LinkedIn has been running a series on its company blog in which guest authors (small business owners in some cases) share some ways that LinkedIn has helped them run their businesses. What benefits have you gotten out of LinkedIn?
The series is clearly a way for the company to get people using LinkedIn more, but not only is this a good strategy on LinkedIn’s part for corporate blogging, it also happens to be a valuable resource for business owners who are still unsure of what they an really get out of LinkedIn, and in some cases social networks in general.
The series includes posts like:
The posts in this series talk about things like asking the LinkedIn community to comment on best practices in certain niches and regarding specific technologies, as well as marketing, and finding people of influence. They talk about generating leads and referrals, and even gaining some perspective on web design and navigation.
Here are a few interesting facts about LinkedIn:
– It has over 43 million members in over 200 countries and territories around the world.
– A new member joins LinkedIn approximately every second, and about half of the members are outside the U.S.
– Executives from all Fortune 500 companies are LinkedIn members.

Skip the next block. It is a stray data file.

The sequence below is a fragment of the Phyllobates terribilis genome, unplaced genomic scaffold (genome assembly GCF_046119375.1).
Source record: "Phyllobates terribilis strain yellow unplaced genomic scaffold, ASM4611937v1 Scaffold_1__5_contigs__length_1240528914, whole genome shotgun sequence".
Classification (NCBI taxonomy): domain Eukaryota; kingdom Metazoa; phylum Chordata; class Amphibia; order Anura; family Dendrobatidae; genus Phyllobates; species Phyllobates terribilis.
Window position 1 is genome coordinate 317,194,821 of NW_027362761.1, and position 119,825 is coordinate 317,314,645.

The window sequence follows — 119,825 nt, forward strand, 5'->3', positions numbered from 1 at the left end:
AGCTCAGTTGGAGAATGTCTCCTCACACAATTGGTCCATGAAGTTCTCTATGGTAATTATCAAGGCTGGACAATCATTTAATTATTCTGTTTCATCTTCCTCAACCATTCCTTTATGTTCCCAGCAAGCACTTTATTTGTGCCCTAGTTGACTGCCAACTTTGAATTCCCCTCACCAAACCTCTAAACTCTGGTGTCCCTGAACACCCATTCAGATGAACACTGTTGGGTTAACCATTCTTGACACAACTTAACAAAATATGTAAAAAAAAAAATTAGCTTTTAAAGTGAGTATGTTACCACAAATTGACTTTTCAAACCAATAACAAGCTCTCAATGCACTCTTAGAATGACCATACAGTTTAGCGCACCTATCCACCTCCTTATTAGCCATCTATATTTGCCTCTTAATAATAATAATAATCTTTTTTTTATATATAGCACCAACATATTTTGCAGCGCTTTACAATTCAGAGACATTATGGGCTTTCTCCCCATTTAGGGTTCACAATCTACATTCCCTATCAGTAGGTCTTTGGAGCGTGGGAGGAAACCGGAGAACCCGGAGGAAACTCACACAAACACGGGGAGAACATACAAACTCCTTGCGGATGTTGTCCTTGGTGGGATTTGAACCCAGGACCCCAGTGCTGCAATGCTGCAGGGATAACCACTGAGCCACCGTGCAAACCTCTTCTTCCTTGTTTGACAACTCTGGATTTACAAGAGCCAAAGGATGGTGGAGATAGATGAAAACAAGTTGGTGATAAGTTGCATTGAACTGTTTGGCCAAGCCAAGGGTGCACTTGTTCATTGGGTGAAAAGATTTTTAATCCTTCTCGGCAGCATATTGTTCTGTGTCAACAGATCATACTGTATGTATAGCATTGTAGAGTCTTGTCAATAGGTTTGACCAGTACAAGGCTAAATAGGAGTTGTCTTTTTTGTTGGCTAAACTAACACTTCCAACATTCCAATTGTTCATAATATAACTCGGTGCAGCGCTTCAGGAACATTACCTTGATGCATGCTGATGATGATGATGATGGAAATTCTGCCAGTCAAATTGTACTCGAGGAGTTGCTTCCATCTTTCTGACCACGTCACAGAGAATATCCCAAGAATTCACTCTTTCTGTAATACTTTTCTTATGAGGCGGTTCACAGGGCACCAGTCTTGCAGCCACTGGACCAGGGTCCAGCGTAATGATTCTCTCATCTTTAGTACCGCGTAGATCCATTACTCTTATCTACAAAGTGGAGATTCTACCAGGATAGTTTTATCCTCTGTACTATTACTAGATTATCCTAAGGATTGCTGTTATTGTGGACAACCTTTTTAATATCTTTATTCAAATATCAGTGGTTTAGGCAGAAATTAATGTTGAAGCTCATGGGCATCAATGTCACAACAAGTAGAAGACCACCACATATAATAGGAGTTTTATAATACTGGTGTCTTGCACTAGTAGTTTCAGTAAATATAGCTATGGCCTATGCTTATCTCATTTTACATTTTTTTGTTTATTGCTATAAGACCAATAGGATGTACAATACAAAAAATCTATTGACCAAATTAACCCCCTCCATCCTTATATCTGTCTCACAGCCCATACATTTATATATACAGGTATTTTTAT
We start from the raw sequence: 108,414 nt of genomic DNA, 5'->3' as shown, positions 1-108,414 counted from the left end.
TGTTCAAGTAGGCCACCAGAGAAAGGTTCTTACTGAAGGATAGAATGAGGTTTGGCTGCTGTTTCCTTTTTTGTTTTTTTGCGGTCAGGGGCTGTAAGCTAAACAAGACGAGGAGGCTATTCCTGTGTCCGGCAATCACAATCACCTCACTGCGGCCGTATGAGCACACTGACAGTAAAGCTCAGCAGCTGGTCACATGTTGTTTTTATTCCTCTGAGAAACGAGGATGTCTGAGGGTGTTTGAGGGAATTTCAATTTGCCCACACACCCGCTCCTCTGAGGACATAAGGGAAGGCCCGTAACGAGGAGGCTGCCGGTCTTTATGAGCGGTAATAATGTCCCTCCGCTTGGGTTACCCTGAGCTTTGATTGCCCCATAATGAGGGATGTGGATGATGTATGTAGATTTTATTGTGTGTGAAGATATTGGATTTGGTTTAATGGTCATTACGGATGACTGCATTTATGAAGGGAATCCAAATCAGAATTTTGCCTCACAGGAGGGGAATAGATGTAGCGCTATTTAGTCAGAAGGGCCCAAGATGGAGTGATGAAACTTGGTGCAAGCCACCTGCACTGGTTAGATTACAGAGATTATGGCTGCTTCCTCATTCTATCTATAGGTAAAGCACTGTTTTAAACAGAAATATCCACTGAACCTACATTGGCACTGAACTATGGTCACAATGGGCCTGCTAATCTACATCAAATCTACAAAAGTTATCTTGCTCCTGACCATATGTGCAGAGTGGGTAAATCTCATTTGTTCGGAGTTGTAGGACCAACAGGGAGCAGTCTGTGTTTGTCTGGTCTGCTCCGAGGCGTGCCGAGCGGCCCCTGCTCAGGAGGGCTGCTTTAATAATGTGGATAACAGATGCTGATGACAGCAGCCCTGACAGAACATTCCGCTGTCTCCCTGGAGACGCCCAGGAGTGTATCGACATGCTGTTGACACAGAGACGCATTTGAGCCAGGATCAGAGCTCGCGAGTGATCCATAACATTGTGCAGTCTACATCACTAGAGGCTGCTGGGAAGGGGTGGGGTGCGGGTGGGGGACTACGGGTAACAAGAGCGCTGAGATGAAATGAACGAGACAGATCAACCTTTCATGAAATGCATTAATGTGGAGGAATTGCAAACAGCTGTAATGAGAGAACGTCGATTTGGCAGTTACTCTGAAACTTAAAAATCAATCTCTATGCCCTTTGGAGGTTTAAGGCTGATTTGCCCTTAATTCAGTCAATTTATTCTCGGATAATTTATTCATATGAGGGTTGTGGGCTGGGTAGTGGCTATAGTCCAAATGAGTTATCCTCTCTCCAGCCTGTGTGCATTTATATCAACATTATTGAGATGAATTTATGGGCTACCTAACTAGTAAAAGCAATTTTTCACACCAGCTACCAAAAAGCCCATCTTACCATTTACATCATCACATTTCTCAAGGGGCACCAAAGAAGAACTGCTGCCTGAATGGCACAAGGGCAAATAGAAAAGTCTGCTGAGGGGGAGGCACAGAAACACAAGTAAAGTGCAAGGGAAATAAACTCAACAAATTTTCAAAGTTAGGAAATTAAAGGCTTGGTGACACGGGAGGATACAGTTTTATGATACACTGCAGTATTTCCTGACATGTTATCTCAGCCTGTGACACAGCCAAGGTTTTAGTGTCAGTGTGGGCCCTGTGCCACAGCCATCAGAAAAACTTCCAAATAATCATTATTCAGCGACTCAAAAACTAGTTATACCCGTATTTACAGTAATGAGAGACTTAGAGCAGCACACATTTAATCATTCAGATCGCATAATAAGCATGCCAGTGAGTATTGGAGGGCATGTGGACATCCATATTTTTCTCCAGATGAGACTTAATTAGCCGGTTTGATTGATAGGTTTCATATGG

These are just some things LinkedIn wants users to keep in mind. To benefit from LinkedIn, you’re going to have to “develop a network that lasts,” and a while back, LinkedIn VP of Marketing and Advertising, Patrick Crane shared the following tips on how to do just that:
1. Upload your address book.
2. Focus on nurturing your network by seeing what questions their asking and helping them when you can.
3. Check your network updates frequently.
4. When you find someone you want to work with, pick the strongest connection you have to introduce you. (try advanced search).
5. Write recommendations for the people you trust and respect.
The moral of the story is that you should read the LinkedIn blog on a regular basis to get a variety of helpful tips on how you can use the professional social network to benefit your business. It’s not just fluff. You can actually get some solid ideas and use them to improve your own experience. By the way, if you are still unsure about the whole social networking thing in general, this study may interest you. It shows a direct correlation between brands engaging in social media and their bottom lines.